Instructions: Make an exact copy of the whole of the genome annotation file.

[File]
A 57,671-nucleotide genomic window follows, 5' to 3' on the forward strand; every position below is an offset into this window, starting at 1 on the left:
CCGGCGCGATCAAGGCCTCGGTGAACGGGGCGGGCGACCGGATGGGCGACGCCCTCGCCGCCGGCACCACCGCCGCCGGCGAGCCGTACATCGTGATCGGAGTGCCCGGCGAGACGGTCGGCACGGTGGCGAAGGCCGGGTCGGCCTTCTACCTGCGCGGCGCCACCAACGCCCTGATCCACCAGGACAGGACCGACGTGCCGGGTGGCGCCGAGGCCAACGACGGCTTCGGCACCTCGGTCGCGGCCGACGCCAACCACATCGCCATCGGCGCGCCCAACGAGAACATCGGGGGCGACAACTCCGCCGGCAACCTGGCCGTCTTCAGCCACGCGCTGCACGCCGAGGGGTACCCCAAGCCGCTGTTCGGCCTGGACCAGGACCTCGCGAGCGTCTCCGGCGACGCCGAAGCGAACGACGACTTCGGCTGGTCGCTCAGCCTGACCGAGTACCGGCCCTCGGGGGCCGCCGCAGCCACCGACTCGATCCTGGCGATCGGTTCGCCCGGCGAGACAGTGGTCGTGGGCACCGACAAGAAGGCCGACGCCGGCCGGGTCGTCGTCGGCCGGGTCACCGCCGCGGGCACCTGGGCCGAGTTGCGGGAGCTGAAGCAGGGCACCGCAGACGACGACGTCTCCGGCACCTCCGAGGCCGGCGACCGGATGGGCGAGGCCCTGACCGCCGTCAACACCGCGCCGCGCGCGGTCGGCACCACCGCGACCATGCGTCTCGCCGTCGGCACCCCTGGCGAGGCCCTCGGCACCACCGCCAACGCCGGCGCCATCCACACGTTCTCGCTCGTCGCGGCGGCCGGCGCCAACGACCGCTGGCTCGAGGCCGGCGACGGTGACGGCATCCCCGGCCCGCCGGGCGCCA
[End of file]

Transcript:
A 57,671-nucleotide genomic window follows, 5' to 3' on the forward strand; every position below is an offset into this window, starting at 1 on the left:
CCGGCGCGATCAAGGCCTCGGTGAACGGGGCGGGCGACCGGATGGGCGACGCCCTCGCCGCCGGCACCACCGCCGCCGGCGAGCCGTACATCGTGATCGGAGTGCCCGGCGAGACGGTCGGCACGGTGGCGAAGGCCGGGTCGGCCTTCTACCTGCGCGGCGCCACCAACGCCCTGATCCACCAGGACAGGACCGACGTGCCGGGTGGCGCCGAGGCCAACGACGGCTTCGGCACCTCGGTCGCGGCCGACGCCAACCACATCGCCATCGGCGCGCCCAACGAGAACATCGGGGGCGACAACTCCGCCGGCAACCTGGCCGTCTTCAGCCACGCGCTGCACGCCGAGGGGTACCCCAAGCCGCTGTTCGGCCTGGACCAGGACCTCGCGAGCGTCTCCGGCGACGCCGAAGCGAACGACGACTTCGGCTGGTCGCTCAGCCTGACCGAGTACCGGCCCTCGGGGGCCGCCGCAGCCACCGACTCGATCCTGGCGATCGGTTCGCCCGGCGAGACAGTGGTCGTGGGCACCGACAAGAAGGCCGACGCCGGCCGGGTCGTCGTCGGCCGGGTCACCGCCGCGGGCACCTGGGCCGAGTTGCGGGAGCTGAAGCAGGGCACCGCAGACGACGACGTCTCCGGCACCTCCGAGGCCGGCGACCGGATGGGCGAGGCCCTGACCGCCGTCAACACCGCGCCGCGCGCGGTCGGCACCACCGCGACCATGCGTCTCGCCGTCGGCACCCCTGGCGAGGCCCTCGGCACCACCGCCAACGCCGGCGCCATCCACACGTTCTCGCTCGTCGCGGCGGCCGGCGCCAACGACCGCTGGCTCGAGGCCGGCGACGGTGACGGCATCCCCGGCCCGCCGGGCGCCA